Representational image. | Image Courtesy: Vatican News
The Prime Minister of India has apologised to the poorer section of the population for the hardship imposed upon them by the necessary lockdown due to the coronavirus threat. However, the point is to reach out to the poorer section of the population as early as possible. This piece tries to argue that, along with other measures that the government is planning to execute through public distribution system and PM Jan Dhan Yojana, old age and widow pension, free gas cylinder to the poor etc., the rural job guarantee scheme, MGNREGS, could be one of the main vehicles to make the required cash transfer in this emergency situation.
Following the coronavirus lockdown, the finance minister announced on March 26, that the wage rate under the Mahatma Gandhi National Rural Employment Guarantee Scheme (MGNREGS) would be enhanced from Rs.180 to Rs.202 per day (under the Rs.1.7 lakh crore PM Garib Kalyan Yojana Package). However, the ministry of rural development issued an office order on March 23, saying that the wage rate of Rs.230 (simple all-India average, it would obviously vary from state to state) per day would be applicable to unskilled manual MGNREGS workers from April 1, 2020. Therefore, there is an obvious contradiction here.
In the Act (MGNREGA 2005), it is mentioned that the wage rate should be fixed by the Central government. However, until then, the wage rate should be fixed according to the state-wise minimum wage norms for agricultural labourers. Interestingly, the Chief Labour Commissioner, Ministry of Labour and Employment, had issued an office order dated September 23, 2019 mentioning that the minimum wage for unskilled agricultural labourers should not be less than Rs.347 per day (w.e.f. 1/10/2019) in India. By this logic, the MGNREGS wage rate should be fixed at least at Rs.350, and not at Rs.202 per day, as mentioned by our finance minister.
According to the official website of MGNREGS, the government has the data of 13.65 crore job cards linked with their bank accounts. Since, there is only one job card per family, assuming average family size to be 4.5, it is possible to make cash transfers to 61 crore rural poor population. If there is political willingness, the government may send 21 days’ wage at least at the rate Rs.350 per day to all these 13.65 crore bank accounts. If the government sends Rs.7,350 to each bank account, the total expenditure would be Rs.1 lakh crore (=0.5% of GDP=350X21X13.65 crore).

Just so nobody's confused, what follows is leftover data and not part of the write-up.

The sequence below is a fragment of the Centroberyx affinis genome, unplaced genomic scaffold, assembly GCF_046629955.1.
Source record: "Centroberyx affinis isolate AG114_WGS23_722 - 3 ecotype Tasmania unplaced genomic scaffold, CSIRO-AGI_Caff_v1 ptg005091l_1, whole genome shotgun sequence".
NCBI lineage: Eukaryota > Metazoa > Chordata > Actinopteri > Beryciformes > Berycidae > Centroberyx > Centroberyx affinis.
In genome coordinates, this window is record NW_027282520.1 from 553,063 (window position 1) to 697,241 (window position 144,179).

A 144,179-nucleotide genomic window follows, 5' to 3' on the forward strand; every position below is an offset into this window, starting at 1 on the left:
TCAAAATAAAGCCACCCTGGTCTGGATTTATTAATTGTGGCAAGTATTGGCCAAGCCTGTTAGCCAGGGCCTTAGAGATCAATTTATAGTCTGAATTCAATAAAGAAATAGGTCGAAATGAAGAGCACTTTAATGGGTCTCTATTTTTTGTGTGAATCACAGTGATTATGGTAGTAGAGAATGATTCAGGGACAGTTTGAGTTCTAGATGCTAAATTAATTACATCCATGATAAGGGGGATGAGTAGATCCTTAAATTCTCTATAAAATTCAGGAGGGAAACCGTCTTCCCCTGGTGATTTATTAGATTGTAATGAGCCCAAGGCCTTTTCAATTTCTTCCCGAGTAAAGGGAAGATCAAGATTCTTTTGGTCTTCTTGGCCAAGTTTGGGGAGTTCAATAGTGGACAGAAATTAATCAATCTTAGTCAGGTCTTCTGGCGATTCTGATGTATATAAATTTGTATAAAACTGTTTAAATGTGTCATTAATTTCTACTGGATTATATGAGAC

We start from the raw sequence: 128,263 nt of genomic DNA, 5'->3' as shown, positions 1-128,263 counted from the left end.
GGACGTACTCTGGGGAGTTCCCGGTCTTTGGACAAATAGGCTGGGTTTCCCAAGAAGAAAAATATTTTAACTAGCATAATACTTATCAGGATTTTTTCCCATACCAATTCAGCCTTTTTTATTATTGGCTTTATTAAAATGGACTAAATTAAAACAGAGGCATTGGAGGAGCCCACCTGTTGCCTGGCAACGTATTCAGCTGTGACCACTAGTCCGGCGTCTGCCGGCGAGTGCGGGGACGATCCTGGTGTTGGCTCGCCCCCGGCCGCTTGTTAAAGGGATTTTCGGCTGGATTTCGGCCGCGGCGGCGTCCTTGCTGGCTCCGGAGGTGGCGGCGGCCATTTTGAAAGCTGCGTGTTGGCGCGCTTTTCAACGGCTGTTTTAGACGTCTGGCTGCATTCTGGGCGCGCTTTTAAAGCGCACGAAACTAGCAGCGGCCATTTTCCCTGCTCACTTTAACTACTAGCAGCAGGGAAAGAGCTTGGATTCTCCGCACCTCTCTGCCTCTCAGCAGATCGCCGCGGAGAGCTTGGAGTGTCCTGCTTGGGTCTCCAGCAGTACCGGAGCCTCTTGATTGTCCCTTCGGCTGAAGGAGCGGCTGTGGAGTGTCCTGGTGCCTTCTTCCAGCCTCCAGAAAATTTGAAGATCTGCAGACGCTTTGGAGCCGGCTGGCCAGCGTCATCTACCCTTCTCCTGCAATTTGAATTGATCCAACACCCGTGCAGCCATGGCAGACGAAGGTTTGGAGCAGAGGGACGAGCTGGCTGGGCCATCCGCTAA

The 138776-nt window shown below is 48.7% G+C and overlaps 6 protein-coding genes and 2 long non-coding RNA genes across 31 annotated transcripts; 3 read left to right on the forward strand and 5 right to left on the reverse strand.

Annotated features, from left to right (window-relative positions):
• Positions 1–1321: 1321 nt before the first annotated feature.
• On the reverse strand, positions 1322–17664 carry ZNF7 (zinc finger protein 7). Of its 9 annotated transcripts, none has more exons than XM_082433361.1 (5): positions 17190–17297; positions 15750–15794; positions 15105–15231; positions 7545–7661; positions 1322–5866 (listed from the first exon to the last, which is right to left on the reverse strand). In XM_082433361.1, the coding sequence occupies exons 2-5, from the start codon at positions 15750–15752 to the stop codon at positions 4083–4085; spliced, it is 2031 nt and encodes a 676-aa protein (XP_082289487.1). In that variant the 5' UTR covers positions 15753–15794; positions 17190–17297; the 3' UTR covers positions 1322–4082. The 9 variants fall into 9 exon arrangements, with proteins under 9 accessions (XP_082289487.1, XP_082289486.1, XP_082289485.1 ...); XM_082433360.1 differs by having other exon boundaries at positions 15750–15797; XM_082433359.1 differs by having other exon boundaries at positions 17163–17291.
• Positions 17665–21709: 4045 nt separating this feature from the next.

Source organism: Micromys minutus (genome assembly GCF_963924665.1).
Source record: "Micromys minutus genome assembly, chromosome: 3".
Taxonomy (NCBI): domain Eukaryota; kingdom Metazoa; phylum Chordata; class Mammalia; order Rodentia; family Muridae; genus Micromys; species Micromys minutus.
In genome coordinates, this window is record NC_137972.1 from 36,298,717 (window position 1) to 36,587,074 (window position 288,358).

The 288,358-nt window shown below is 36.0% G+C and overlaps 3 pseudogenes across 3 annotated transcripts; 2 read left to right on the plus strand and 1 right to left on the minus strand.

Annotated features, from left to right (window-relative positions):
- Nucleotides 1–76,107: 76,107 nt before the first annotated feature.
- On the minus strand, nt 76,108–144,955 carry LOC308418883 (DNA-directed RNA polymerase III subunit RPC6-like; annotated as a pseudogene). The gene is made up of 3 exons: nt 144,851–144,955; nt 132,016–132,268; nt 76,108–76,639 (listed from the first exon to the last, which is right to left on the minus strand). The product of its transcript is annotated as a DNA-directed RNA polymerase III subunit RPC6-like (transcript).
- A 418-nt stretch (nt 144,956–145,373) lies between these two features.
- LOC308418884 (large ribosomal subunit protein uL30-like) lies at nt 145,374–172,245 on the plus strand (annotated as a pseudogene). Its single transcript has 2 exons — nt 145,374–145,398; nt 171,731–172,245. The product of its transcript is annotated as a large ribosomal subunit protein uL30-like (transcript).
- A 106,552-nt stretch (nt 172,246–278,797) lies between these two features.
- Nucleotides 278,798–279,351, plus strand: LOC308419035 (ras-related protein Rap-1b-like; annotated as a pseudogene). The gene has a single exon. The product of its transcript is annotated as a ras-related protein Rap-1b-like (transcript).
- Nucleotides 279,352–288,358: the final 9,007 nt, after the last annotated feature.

Since, the value of money varies from state to state, the government might wish to set the rates according to the minimum wage rates for unskilled agricultural labourers in different states. This can be done immediately within April 14, simply by borrowing from the Reserve Bank of India (RBI) or by monetisation, which would also protect the aggregate demand from going down to an unprecedented level following this unprecedented epidemic/pandemic. It would not cause any inflation under a demand-constrained situation like this.
Surely, the urban poor cannot be covered under this scheme. However, most of them have either Aadhaar card, PAN card, ration card or voter identity card. Also, the government has data on e-filing of income tax and profit tax. Till last year, the exemption limit on income tax was Rs.2.5 lakh per annum or around Rs.20,000 per month. Therefore, the government can ask the non-income/profit tax payee urban people to send the photograph of their Aadhaar or voter card along with the bank account details through any mobile phone, if they want any assistance.
If there is political will, the government can transfer cash to protect the wage for 21 days at the rate of state-wise minimum wage rate for industrial workers. Obviously, money should not be sent to the same household twice. This needs some computer programming for duplication check and merging of databases after ensuring privacy and confidentiality. But, this is surely possible to execute quickly, given technology and available data and it would require some more government borrowing from the RBI. Seigniorage in 1% of GDP under a catastrophe is not a bad idea.
Families without any bank account would still be left out and they are the poorest of the poor. Electronic money transfer would obviously not be possible to those families – only direct action can save them in this situation. But, almost all the people of non-direct tax payee population, including migrant workers, can be covered in this manner under this crisis. And the expected increase in government expenditure would remain below Rs.1.7 lakh crore.
Many have argued that the present package is grossly insufficient. If the government wishes to spend Rs.1.7 lakh crore more, then the prime minister’s apology can be respected in some meaningful manner.
The writer is assistant professor, Centre for Economic Studies and Planning, Jawaharlal Nehru University, Delhi. The views are personal.